1911 Encyclopædia Britannica/French Polish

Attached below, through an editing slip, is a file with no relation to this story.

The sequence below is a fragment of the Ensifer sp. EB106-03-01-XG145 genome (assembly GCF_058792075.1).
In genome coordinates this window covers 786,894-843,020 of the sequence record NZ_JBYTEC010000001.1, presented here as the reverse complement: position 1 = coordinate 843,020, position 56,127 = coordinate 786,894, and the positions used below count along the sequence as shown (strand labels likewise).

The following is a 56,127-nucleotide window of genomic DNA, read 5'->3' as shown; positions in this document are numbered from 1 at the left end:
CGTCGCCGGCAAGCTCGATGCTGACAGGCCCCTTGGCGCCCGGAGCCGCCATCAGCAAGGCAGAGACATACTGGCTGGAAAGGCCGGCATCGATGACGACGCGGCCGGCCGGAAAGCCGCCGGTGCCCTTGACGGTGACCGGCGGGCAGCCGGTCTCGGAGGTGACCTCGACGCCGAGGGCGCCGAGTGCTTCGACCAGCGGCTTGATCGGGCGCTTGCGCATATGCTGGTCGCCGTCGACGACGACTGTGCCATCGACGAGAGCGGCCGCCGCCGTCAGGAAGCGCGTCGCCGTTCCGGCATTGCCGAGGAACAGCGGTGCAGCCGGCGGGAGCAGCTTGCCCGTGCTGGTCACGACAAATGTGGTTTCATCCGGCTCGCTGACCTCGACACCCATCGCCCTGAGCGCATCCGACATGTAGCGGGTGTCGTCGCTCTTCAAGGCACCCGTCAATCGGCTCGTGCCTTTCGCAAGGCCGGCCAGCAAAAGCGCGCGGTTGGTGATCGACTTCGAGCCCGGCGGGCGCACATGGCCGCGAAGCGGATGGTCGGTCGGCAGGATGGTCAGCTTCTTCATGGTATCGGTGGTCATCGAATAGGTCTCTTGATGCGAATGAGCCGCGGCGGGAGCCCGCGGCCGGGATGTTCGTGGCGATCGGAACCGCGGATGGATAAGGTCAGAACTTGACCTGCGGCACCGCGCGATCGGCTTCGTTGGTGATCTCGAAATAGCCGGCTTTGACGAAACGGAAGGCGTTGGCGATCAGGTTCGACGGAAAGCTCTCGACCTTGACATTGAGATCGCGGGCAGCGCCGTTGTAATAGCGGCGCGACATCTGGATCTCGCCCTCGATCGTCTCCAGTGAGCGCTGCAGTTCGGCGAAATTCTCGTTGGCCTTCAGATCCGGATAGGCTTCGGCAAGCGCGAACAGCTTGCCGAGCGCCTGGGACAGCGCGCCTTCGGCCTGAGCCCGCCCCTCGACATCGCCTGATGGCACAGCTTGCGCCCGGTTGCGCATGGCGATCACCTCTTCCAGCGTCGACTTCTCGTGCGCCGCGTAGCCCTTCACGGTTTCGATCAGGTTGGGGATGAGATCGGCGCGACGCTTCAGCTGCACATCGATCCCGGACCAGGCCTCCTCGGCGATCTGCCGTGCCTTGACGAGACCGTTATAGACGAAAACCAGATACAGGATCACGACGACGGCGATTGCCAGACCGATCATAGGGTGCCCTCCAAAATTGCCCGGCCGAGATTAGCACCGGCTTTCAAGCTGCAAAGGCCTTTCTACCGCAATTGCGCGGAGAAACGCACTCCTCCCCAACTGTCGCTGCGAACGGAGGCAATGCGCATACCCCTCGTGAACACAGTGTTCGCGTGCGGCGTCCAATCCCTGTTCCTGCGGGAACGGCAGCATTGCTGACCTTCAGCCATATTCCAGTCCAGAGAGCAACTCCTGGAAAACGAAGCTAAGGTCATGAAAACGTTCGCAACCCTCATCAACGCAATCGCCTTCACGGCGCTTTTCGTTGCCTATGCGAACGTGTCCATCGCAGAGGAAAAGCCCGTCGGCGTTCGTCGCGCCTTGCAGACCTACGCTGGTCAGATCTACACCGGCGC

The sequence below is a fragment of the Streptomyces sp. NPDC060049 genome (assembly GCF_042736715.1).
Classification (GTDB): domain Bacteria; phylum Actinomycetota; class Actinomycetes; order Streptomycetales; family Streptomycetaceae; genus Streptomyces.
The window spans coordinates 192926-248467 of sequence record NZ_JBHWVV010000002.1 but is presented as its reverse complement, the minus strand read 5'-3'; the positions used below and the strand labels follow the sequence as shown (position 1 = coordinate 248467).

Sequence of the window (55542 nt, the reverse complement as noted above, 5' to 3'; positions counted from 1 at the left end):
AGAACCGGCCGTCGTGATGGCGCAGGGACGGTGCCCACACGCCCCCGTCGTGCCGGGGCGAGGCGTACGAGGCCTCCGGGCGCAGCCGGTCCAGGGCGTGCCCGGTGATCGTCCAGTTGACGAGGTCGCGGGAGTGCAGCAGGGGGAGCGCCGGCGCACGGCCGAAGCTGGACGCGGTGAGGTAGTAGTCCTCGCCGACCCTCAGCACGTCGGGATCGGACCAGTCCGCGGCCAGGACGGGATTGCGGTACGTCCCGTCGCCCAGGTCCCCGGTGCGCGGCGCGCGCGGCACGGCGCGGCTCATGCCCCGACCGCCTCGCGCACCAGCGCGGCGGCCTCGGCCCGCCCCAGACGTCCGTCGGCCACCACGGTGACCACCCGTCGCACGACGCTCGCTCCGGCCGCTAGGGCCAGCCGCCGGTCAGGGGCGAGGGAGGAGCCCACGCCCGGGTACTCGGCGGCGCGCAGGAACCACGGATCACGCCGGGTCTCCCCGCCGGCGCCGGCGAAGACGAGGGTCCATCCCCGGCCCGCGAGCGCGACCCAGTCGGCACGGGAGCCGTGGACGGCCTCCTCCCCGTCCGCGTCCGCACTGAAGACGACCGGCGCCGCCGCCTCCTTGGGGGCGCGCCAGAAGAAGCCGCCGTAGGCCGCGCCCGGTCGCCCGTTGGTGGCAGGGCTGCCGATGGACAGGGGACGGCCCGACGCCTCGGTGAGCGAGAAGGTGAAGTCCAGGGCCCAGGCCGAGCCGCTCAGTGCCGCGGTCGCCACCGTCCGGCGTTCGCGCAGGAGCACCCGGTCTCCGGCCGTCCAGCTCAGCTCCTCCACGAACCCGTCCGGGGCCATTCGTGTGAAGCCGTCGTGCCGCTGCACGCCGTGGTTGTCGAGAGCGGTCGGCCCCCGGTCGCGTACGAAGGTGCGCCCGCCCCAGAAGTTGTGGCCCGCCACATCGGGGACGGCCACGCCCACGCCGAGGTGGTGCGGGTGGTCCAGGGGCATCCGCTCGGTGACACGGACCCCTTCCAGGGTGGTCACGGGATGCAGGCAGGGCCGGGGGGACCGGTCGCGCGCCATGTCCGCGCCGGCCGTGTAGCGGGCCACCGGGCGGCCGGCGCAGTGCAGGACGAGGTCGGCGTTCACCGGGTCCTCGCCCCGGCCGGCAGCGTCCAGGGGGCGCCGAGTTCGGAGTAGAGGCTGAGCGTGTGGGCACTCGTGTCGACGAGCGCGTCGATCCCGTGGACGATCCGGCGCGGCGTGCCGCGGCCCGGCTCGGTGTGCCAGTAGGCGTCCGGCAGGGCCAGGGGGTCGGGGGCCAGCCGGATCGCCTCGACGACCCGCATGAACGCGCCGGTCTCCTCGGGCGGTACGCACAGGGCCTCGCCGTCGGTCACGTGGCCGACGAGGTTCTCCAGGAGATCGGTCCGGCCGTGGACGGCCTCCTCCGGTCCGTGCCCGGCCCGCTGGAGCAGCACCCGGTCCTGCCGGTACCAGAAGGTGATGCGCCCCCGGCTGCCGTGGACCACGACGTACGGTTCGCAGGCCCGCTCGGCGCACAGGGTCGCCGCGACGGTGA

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FRENCH POLISH, a liquid for polishing wood, made by dissolving shellac in methylated spirit. There are four different tints, brown, white, garnet and red, but the first named is that most extensively used. All the tints are made in the same manner, with the exception of the red, which is a mixture of the brown polish and methylated spirit with either Saunders wood or Bismarck brown, according to the strength of colour required. Some woods, and especially mahogany, need to be stained before they are polished. To stain mahogany mix some bichromate of potash in hot water according to the depth of colour required. After staining the wood the most approved method of filling the grain is to rub in fine plaster of Paris (wet), wiping off before it “sets.” After this is dry it should be oiled with linseed oil and thoroughly wiped off. The wood is then ready for the polish, which is put on with a rubber made of wadding covered with linen rag and well wetted with polish. The polishing process has to be repeated gradually, and after the work has hardened, the surface is smoothed down with fine glass-paper, a few drops of linseed oil being added until the surface is sufficiently smooth. After a day or two the surface can be cleared by using a fresh rubber with a double layer of linen, removing the top layer when it is getting hard and finishing off with the bottom layer.